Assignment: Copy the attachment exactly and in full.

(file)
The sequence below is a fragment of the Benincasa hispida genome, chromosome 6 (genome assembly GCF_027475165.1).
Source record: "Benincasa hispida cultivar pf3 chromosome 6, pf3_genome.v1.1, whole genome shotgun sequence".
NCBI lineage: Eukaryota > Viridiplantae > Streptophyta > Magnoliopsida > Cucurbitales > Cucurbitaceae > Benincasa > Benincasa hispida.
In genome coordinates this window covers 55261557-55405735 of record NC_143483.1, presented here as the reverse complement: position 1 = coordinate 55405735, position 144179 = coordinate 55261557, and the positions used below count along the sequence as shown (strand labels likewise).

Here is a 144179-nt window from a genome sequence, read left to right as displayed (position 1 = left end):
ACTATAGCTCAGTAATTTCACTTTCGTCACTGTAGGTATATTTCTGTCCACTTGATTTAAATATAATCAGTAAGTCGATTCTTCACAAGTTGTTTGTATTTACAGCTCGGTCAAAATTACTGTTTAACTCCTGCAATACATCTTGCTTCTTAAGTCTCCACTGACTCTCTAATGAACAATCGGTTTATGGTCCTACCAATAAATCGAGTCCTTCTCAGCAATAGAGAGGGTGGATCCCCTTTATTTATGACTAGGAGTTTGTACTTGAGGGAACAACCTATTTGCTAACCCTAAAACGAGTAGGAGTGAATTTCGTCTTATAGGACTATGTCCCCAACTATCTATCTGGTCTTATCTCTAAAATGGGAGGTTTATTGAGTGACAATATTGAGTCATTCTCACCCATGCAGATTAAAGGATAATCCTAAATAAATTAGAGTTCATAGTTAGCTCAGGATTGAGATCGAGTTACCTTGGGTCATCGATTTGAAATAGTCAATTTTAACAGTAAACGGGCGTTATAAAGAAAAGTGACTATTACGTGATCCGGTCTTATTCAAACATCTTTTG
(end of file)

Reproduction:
The sequence below is a fragment of the Benincasa hispida genome, chromosome 6 (genome assembly GCF_027475165.1).
Source record: "Benincasa hispida cultivar pf3 chromosome 6, pf3_genome.v1.1, whole genome shotgun sequence".
NCBI lineage: Eukaryota > Viridiplantae > Streptophyta > Magnoliopsida > Cucurbitales > Cucurbitaceae > Benincasa > Benincasa hispida.
In genome coordinates this window covers 55261557-55405735 of record NC_143483.1, presented here as the reverse complement: position 1 = coordinate 55405735, position 144179 = coordinate 55261557, and the positions used below count along the sequence as shown (strand labels likewise).

Here is a 144179-nt window from a genome sequence, read left to right as displayed (position 1 = left end):
ACTATAGCTCAGTAATTTCACTTTCGTCACTGTAGGTATATTTCTGTCCACTTGATTTAAATATAATCAGTAAGTCGATTCTTCACAAGTTGTTTGTATTTACAGCTCGGTCAAAATTACTGTTTAACTCCTGCAATACATCTTGCTTCTTAAGTCTCCACTGACTCTCTAATGAACAATCGGTTTATGGTCCTACCAATAAATCGAGTCCTTCTCAGCAATAGAGAGGGTGGATCCCCTTTATTTATGACTAGGAGTTTGTACTTGAGGGAACAACCTATTTGCTAACCCTAAAACGAGTAGGAGTGAATTTCGTCTTATAGGACTATGTCCCCAACTATCTATCTGGTCTTATCTCTAAAATGGGAGGTTTATTGAGTGACAATATTGAGTCATTCTCACCCATGCAGATTAAAGGATAATCCTAAATAAATTAGAGTTCATAGTTAGCTCAGGATTGAGATCGAGTTACCTTGGGTCATCGATTTGAAATAGTCAATTTTAACAGTAAACGGGCGTTATAAAGAAAAGTGACTATTACGTGATCCGGTCTTATTCAAACATCTTTTG